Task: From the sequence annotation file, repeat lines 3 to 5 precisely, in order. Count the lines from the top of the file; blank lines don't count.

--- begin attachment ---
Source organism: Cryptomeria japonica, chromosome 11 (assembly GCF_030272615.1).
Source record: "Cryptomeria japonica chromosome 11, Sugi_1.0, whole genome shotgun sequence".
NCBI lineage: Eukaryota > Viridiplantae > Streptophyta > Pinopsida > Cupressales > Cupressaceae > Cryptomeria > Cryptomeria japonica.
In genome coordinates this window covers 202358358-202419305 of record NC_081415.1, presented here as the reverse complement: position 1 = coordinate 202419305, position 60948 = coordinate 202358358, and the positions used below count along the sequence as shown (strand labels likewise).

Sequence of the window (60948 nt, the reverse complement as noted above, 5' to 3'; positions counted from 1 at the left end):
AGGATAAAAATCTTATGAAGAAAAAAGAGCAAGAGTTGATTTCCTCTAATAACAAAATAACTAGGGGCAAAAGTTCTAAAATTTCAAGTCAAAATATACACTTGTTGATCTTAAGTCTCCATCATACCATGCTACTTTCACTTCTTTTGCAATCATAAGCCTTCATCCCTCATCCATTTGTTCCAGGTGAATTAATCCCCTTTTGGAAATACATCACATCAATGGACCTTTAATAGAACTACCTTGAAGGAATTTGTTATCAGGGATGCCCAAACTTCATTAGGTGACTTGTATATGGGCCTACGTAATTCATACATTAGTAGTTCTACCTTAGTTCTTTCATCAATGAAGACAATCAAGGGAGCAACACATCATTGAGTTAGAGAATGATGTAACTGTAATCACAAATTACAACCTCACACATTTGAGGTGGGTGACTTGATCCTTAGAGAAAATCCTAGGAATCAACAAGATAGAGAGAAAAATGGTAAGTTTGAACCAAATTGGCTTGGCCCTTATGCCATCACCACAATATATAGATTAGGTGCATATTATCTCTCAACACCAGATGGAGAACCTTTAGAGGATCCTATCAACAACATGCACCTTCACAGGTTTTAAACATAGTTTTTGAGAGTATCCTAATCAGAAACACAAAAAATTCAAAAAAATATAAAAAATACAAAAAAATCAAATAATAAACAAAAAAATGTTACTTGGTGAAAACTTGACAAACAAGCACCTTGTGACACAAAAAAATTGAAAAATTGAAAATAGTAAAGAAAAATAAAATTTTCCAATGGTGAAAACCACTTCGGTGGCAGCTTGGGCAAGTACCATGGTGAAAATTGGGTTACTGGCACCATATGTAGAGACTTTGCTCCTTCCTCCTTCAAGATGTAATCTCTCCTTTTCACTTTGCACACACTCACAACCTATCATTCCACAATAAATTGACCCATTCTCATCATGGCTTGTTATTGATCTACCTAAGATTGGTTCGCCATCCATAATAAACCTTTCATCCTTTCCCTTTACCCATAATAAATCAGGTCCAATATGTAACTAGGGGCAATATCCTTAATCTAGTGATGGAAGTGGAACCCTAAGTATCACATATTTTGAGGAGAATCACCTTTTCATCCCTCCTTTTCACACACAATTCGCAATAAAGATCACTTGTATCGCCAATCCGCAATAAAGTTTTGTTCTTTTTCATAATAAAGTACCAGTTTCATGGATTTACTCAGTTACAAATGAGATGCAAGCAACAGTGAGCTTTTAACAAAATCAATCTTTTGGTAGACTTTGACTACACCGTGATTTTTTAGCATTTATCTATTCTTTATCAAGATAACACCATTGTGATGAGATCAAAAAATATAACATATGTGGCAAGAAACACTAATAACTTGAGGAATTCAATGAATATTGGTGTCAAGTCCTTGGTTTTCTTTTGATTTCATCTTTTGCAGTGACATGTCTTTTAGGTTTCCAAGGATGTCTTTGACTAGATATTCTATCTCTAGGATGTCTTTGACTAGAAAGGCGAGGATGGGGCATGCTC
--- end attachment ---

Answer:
NCBI lineage: Eukaryota > Viridiplantae > Streptophyta > Pinopsida > Cupressales > Cupressaceae > Cryptomeria > Cryptomeria japonica.
In genome coordinates this window covers 202358358-202419305 of record NC_081415.1, presented here as the reverse complement: position 1 = coordinate 202419305, position 60948 = coordinate 202358358, and the positions used below count along the sequence as shown (strand labels likewise).

Sequence of the window (60948 nt, the reverse complement as noted above, 5' to 3'; positions counted from 1 at the left end):